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Hasslingåfallet photograph by Madeleine Elgemyr Sweden

a beautiful photograph by

Madeleine Elgemyr

Country : Sweden
Area : Hasslingåfallet

It's a place called Hasslingåfallet in the north of Sweden, Jämtland county, near the village Hotagen.

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Jämtland (Swedish pronunciation: [ˈjɛmtˌland]) (Latin: Iemptia) or Jamtland (Jamtish[ˈjamtˌlanː]) is a historical province (landskap) in the center of Sweden in northern Europe. It borders to Härjedalen and Medelpad in the south, Ångermanland in the east, Lapland in the north and Trøndelag and Norway in the west. Jämtland covers an area of 34,009 square kilometres, 8.3% of Sweden's total area and is the second largest province in Sweden. It has a population of 112,717,[1] the majority of whom live in Storsjöbygden, the area surrounding lake Storsjön. Östersund is Jämtland's only city and is the 24th most populous city in Sweden.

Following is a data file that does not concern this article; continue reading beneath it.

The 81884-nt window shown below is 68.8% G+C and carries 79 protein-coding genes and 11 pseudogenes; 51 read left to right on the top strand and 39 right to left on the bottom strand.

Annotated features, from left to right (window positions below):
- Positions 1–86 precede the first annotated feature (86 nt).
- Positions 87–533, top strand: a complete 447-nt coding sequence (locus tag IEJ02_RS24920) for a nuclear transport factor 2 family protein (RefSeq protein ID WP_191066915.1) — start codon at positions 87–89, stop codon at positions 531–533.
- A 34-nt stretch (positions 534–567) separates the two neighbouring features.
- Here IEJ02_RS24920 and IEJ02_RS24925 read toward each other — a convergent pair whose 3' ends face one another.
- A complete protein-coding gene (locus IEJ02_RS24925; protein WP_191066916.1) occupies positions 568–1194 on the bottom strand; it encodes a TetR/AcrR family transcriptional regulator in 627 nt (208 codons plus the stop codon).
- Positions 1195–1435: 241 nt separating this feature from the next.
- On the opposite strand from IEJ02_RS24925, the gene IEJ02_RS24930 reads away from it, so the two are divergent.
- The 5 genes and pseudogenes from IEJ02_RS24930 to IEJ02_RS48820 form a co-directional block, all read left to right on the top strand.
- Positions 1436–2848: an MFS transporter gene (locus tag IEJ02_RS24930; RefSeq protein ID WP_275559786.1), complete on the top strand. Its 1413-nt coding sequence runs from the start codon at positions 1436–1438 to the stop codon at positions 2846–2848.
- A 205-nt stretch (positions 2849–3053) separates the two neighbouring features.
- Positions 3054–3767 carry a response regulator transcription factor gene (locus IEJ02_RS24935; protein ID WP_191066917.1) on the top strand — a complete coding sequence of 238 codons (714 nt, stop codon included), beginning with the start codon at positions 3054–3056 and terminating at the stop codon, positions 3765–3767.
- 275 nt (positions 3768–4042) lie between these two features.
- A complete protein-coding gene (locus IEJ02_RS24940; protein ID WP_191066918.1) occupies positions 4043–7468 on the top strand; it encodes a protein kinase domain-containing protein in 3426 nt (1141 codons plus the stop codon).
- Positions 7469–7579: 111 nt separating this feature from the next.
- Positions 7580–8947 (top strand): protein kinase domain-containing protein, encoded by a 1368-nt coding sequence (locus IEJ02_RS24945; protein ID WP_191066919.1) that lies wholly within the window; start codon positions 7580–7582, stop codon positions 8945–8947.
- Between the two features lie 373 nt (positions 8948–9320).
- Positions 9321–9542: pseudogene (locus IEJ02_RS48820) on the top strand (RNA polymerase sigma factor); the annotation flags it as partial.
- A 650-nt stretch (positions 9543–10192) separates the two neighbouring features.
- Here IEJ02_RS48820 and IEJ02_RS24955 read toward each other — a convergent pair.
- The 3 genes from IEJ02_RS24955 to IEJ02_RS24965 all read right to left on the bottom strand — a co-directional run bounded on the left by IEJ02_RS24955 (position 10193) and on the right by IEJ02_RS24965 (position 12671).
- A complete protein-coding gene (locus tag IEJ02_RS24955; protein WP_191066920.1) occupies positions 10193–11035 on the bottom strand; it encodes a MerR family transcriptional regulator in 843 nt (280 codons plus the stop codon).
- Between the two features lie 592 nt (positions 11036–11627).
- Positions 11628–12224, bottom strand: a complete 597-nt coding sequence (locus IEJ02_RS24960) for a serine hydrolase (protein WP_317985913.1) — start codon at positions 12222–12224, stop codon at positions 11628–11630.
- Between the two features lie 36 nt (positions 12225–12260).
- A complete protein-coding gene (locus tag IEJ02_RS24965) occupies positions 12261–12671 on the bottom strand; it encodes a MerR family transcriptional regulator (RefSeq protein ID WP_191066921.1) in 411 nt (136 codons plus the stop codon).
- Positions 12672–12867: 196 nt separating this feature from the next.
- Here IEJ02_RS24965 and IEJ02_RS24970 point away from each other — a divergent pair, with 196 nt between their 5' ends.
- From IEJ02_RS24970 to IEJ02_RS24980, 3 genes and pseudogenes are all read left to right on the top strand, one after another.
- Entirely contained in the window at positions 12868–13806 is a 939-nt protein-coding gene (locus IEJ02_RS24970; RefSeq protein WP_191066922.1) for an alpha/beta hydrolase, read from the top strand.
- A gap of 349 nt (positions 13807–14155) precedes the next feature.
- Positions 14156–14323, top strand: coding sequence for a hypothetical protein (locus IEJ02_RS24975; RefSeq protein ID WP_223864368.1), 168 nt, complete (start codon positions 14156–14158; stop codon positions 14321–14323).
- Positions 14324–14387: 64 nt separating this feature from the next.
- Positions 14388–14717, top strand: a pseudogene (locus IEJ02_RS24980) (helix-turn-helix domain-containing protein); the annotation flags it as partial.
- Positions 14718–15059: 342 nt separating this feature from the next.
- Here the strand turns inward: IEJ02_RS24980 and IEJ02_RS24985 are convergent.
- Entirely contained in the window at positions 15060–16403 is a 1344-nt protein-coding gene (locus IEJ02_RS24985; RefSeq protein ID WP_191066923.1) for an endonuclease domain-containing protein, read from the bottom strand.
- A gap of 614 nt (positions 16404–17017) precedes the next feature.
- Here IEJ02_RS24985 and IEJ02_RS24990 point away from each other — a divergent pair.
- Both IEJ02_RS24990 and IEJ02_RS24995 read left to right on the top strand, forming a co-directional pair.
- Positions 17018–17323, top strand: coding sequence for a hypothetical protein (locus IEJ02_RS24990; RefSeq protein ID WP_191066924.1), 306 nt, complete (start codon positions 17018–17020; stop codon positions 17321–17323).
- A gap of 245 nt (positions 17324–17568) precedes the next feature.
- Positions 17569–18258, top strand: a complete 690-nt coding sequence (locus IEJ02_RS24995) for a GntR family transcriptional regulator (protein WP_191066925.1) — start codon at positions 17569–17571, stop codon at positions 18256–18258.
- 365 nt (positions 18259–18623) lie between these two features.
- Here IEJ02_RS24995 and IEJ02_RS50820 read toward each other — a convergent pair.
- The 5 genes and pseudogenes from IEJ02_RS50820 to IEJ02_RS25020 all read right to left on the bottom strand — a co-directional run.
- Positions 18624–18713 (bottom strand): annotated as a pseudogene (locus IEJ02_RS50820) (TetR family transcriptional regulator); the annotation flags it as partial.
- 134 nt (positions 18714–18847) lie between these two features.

Jämtland was originally an autonomous peasant republic,[2] its own nation[2] with its own law, currency[3] and parliament. However, Jämtland lacked a public administration and was thus best regarded as an anarchy,[4] in its true meaning.[clarification needed] Jämtland was conquered by Norway in 1178 and stayed Norwegian for over 450 years until it was ceded to Sweden in 1645. The province has since been Swedish for roughly 370 years, though the population did not gain Swedish citizenship until 1699. The province's identity is manifested with the concept of a republic within the kingdom of Sweden, although this is only done semi-seriously.[5]

Carl XVI Gustaf became the Duke of Jämtland after his christening, a nominal title he still retains.[6]